When Jacoby Shaddix (a.k.a. Coby Dick) was bashing his forehead bloody with the mic night after night on last year’s Ozzfest, it became pretty clear that Papa Roach were a tortured, turbulent group – one far removed from the cookie-cutter rap-metal bands to which it was frequently compared. As if to hammer home the point, the band has distanced itself even further from its former peers on Lovehatetragedy, which comes out June 18.
Aside from a rapped section in the first single, “She Loves Me Not,” and a few half-spoken vocal lines in various other songs, there’s nothing on the album that could possibly get Papa Roach lumped in with Crazy Town or Trik Turner. There are still plenty of lunging hip-hop-inspired beats bounding through the disc, but they’re accompanied by melodic vocals that showcase Shaddix’s singing ability (see “In The Studio With Papa Roach: More Rocking, Less Rhyming On New LP”).
Throughout the disc, Papa Roach make it clear they no longer want to be a rap-rock band, though they seem uninterested in filling any other specific musical niche. Instead, they delve into a variety of styles, including garage punk, power pop, rock and, of course, surging nÃ¼-metal. They even deliver a gangbustin’ cover of the Pixies’ “Gouge Away.”
Lovehatetragedy opens with the storming bluster of “M-80 (Explosive Energy Movement),” which sounds like MC5 by way of Monster Magnet. The next track, “Life Is a Bullet,” is slower and more brooding, a tone the band also adopts on “Decompression Period” and “Black Skies.” Much of the rest of the record dwells between these two musical extremes. One of the group’s favorite tricks is to kick off a song with a surging, stomping rhythm and aggressive vocals before softening the blow with a sugary chorus, as on “She Loves Me Not.” And “Code of Energy” features storming riffs and assaulting vocals, but climaxes with yet another harmonious refrain.
Not everything on the record is easy to categorize. “Singular Indestructible Droid” rides a wave of muted guitars one moment, then segues into tumbling hip-hop beats before detonating in a gale of dissonant guitars and stomping beats. And the album closer, “Naked in Front of the Computer,” is fierce and howlingly heavy, showcasing a tattered range of wobbly guitar bends, precise, militant beats and barked vocals.
Lovehatetragedy may be somewhat musically schizophrenic, but it’s lyrically unified, unraveling in a torrent of direct, angst-fueled anecdotes. Since the divorce-driven tirades that informed such songs as “Broken Home” and “Last Resort” from Papa Roach’s 2000 debut, Infest, Shaddix has found lots of new things to despise, and because of this, Lovehatetragedy is a more poignant and rewarding listen.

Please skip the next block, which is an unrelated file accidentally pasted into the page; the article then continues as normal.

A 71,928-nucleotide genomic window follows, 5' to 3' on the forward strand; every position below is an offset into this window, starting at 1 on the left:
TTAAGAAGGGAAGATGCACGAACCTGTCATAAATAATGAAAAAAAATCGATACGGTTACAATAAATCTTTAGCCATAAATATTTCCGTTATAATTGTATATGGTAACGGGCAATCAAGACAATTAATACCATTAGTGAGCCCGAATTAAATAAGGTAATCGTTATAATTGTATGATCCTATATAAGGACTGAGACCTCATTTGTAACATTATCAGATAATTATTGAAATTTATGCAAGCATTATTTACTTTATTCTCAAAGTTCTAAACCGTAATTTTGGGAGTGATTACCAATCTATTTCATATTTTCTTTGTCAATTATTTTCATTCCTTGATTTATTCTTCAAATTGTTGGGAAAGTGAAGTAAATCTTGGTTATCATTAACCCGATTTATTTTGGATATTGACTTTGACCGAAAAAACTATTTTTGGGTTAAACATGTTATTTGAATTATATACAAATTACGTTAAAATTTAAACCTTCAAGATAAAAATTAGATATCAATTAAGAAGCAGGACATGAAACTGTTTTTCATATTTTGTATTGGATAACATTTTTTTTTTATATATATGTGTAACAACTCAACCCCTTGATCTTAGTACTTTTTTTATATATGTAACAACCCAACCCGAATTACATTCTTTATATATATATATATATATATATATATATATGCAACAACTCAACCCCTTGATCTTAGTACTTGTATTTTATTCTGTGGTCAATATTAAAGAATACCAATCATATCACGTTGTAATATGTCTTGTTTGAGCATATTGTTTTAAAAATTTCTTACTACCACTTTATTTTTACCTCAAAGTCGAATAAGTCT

Some tracks, including “Born With Nothing, Die With Everything,” “Life Is a Bullet” and “Decompression Period,” address the hardships the band has endured on the road and in the studio. “Night after night we are falling apart/ Now it’s two empty bottles and four broken hearts,” Shaddix sings on the latter cut.
The most affecting songs, though, are the ones Shaddix has penned about his troubled relationship with his wife, Kelly, who recently gave birth to their first child, Makaile Cielo Shaddix. Sometimes he forcefully rages against his wife, other moments he viciously blames himself. On “She Loves Me Not,” Shaddix rails, “I don’t know if I care/ I’m the jerk, life’s not fair/ Fighting all the time, this is out of line/ She loves me not”. And on “Time and Time Again,” he shouts, “It’s like a fight every single day/ It’s always easy when you have it your way/ Deep in my heart, the depths of my soul/ My selfish ways are out of control.”
Then there are songs such as “Black Clouds,” in which Shaddix seems tormented for no explicable reason. “I’m tired of running/ It’s time to face my demons/ Like ashes to ashes, I always seem to fall down/ I’m pushing myself to a point of self-destruction/ Confession, depression, this life I’m second-guessin’.”
In very general terms, Lovehatetragedy addresses the tragedy that occurs in Shaddix’s mind when he’s unable to balance the love and hate in his life. It’s a dilemma that’s existed through the ages and one that’s been explored in numerous pieces of great art, literature and music. Or as Shaddix shouts over and over at the end of “She Loves Me Not,” “Life’s not fairrrrrrrr, life’s not fairrrrrrr.”